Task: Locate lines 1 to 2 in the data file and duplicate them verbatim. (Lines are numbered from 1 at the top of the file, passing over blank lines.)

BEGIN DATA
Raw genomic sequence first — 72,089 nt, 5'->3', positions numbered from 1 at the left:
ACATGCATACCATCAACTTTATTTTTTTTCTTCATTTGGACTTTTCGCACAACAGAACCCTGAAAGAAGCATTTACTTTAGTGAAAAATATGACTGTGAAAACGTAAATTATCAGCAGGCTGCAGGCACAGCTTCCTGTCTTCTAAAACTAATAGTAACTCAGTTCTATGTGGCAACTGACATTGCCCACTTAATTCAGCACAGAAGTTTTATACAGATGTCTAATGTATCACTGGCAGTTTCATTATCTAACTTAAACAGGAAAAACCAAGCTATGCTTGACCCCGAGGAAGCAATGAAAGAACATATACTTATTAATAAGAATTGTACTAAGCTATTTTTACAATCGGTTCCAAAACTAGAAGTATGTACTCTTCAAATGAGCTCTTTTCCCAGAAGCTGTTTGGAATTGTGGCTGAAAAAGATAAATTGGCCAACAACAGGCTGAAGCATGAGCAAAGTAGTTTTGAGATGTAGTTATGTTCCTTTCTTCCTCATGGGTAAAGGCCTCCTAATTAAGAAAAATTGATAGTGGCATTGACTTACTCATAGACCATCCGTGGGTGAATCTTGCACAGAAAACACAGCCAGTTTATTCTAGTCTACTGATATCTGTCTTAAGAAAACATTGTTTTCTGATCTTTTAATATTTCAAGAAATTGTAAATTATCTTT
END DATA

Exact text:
Raw genomic sequence first — 72,089 nt, 5'->3', positions numbered from 1 at the left:
ACATGCATACCATCAACTTTATTTTTTTTCTTCATTTGGACTTTTCGCACAACAGAACCCTGAAAGAAGCATTTACTTTAGTGAAAAATATGACTGTGAAAACGTAAATTATCAGCAGGCTGCAGGCACAGCTTCCTGTCTTCTAAAACTAATAGTAACTCAGTTCTATGTGGCAACTGACATTGCCCACTTAATTCAGCACAGAAGTTTTATACAGATGTCTAATGTATCACTGGCAGTTTCATTATCTAACTTAAACAGGAAAAACCAAGCTATGCTTGACCCCGAGGAAGCAATGAAAGAACATATACTTATTAATAAGAATTGTACTAAGCTATTTTTACAATCGGTTCCAAAACTAGAAGTATGTACTCTTCAAATGAGCTCTTTTCCCAGAAGCTGTTTGGAATTGTGGCTGAAAAAGATAAATTGGCCAACAACAGGCTGAAGCATGAGCAAAGTAGTTTTGAGATGTAGTTATGTTCCTTTCTTCCTCATGGGTAAAGGCCTCCTAATTAAGAAAAATTGATAGTGGCATTGACTTACTCATAGACCATCCGTGGGTGAATCTTGCACAGAAAACACAGCCAGTTTATTCTAGTCTACTGATATCTGTCTTAAGAAAACATTGTTTTCTGATCTTTTAATATTTCAAGAAATTGTAAATTATCTTT